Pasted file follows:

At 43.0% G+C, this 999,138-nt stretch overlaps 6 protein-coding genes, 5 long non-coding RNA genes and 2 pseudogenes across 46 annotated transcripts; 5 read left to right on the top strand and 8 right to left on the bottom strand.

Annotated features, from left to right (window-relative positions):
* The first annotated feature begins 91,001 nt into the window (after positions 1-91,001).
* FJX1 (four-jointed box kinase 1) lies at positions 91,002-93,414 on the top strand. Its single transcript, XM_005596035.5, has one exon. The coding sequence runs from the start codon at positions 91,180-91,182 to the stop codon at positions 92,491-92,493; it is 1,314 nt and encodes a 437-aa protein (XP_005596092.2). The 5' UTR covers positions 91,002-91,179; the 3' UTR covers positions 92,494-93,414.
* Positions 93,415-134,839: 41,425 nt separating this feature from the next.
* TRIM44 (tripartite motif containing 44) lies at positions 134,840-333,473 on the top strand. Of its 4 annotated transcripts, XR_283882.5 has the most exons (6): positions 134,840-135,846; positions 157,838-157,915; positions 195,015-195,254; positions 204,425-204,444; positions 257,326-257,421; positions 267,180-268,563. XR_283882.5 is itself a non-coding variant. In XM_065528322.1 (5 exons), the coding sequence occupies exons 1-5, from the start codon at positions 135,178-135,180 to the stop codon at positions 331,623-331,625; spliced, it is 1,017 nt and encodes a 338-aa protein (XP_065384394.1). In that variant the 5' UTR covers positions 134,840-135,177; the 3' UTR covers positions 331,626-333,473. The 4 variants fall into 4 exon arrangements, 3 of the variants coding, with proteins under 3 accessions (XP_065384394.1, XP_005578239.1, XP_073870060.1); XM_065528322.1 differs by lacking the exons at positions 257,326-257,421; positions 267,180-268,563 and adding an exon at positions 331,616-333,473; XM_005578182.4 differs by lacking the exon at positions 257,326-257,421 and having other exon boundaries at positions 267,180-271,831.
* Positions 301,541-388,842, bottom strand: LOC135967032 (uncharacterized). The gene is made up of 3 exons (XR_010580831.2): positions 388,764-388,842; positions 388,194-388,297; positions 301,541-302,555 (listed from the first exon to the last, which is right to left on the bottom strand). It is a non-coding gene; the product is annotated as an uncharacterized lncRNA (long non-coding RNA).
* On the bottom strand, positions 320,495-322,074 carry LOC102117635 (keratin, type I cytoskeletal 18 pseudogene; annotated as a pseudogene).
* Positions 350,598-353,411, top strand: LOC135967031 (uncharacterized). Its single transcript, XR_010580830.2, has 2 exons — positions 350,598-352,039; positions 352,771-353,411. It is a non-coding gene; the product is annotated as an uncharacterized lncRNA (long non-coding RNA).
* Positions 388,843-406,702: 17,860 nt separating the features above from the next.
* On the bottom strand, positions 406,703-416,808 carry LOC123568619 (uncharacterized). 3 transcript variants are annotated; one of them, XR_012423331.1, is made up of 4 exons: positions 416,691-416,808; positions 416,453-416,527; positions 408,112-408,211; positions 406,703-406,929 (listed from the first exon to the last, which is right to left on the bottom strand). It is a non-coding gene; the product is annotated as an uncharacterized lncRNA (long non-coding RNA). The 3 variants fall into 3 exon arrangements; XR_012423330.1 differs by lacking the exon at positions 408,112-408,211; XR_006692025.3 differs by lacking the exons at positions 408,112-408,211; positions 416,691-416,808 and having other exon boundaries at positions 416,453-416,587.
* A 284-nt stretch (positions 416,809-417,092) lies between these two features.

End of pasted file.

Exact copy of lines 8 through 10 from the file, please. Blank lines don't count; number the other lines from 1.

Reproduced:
* On the bottom strand, positions 320,495-322,074 carry LOC102117635 (keratin, type I cytoskeletal 18 pseudogene; annotated as a pseudogene).
* Positions 350,598-353,411, top strand: LOC135967031 (uncharacterized). Its single transcript, XR_010580830.2, has 2 exons — positions 350,598-352,039; positions 352,771-353,411. It is a non-coding gene; the product is annotated as an uncharacterized lncRNA (long non-coding RNA).
* Positions 388,843-406,702: 17,860 nt separating the features above from the next.